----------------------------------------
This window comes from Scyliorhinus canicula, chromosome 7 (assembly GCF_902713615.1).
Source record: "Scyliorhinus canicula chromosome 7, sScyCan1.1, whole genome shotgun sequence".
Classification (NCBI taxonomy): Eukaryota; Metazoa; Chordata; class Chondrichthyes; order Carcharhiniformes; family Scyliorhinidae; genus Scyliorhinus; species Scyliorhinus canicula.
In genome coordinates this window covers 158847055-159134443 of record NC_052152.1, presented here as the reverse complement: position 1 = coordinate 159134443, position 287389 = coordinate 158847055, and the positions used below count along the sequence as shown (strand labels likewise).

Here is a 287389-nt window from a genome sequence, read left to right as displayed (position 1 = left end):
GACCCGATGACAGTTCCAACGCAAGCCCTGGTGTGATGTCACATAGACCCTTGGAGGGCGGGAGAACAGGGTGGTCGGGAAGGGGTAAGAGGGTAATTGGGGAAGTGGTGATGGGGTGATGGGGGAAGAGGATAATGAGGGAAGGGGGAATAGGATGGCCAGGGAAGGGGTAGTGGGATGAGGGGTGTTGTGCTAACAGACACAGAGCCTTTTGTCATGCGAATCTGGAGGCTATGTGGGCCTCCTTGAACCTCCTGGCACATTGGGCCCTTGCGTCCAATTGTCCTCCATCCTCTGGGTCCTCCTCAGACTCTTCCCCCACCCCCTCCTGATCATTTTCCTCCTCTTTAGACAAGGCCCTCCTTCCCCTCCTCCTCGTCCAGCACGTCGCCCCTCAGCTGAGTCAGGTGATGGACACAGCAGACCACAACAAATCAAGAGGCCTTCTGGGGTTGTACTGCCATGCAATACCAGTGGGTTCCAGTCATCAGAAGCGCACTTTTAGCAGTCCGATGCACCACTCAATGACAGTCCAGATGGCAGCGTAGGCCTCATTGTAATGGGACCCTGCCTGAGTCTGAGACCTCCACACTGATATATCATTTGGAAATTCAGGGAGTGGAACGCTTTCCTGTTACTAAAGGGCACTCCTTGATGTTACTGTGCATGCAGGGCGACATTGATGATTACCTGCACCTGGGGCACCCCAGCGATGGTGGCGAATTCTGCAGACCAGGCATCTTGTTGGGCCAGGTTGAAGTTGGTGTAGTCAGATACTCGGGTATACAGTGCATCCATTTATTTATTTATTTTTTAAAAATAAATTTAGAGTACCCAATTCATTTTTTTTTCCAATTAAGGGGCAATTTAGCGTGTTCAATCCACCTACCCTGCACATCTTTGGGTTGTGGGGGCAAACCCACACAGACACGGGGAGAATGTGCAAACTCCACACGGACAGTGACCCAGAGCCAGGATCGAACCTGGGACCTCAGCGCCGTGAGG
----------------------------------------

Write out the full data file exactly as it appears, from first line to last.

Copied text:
This window comes from Scyliorhinus canicula, chromosome 7 (assembly GCF_902713615.1).
Source record: "Scyliorhinus canicula chromosome 7, sScyCan1.1, whole genome shotgun sequence".
Classification (NCBI taxonomy): Eukaryota; Metazoa; Chordata; class Chondrichthyes; order Carcharhiniformes; family Scyliorhinidae; genus Scyliorhinus; species Scyliorhinus canicula.
In genome coordinates this window covers 158847055-159134443 of record NC_052152.1, presented here as the reverse complement: position 1 = coordinate 159134443, position 287389 = coordinate 158847055, and the positions used below count along the sequence as shown (strand labels likewise).

Here is a 287389-nt window from a genome sequence, read left to right as displayed (position 1 = left end):
GACCCGATGACAGTTCCAACGCAAGCCCTGGTGTGATGTCACATAGACCCTTGGAGGGCGGGAGAACAGGGTGGTCGGGAAGGGGTAAGAGGGTAATTGGGGAAGTGGTGATGGGGTGATGGGGGAAGAGGATAATGAGGGAAGGGGGAATAGGATGGCCAGGGAAGGGGTAGTGGGATGAGGGGTGTTGTGCTAACAGACACAGAGCCTTTTGTCATGCGAATCTGGAGGCTATGTGGGCCTCCTTGAACCTCCTGGCACATTGGGCCCTTGCGTCCAATTGTCCTCCATCCTCTGGGTCCTCCTCAGACTCTTCCCCCACCCCCTCCTGATCATTTTCCTCCTCTTTAGACAAGGCCCTCCTTCCCCTCCTCCTCGTCCAGCACGTCGCCCCTCAGCTGAGTCAGGTGATGGACACAGCAGACCACAACAAATCAAGAGGCCTTCTGGGGTTGTACTGCCATGCAATACCAGTGGGTTCCAGTCATCAGAAGCGCACTTTTAGCAGTCCGATGCACCACTCAATGACAGTCCAGATGGCAGCGTAGGCCTCATTGTAATGGGACCCTGCCTGAGTCTGAGACCTCCACACTGATATATCATTTGGAAATTCAGGGAGTGGAACGCTTTCCTGTTACTAAAGGGCACTCCTTGATGTTACTGTGCATGCAGGGCGACATTGATGATTACCTGCACCTGGGGCACCCCAGCGATGGTGGCGAATTCTGCAGACCAGGCATCTTGTTGGGCCAGGTTGAAGTTGGTGTAGTCAGATACTCGGGTATACAGTGCATCCATTTATTTATTTATTTTTTAAAAATAAATTTAGAGTACCCAATTCATTTTTTTTTCCAATTAAGGGGCAATTTAGCGTGTTCAATCCACCTACCCTGCACATCTTTGGGTTGTGGGGGCAAACCCACACAGACACGGGGAGAATGTGCAAACTCCACACGGACAGTGACCCAGAGCCAGGATCGAACCTGGGACCTCAGCGCCGTGAGG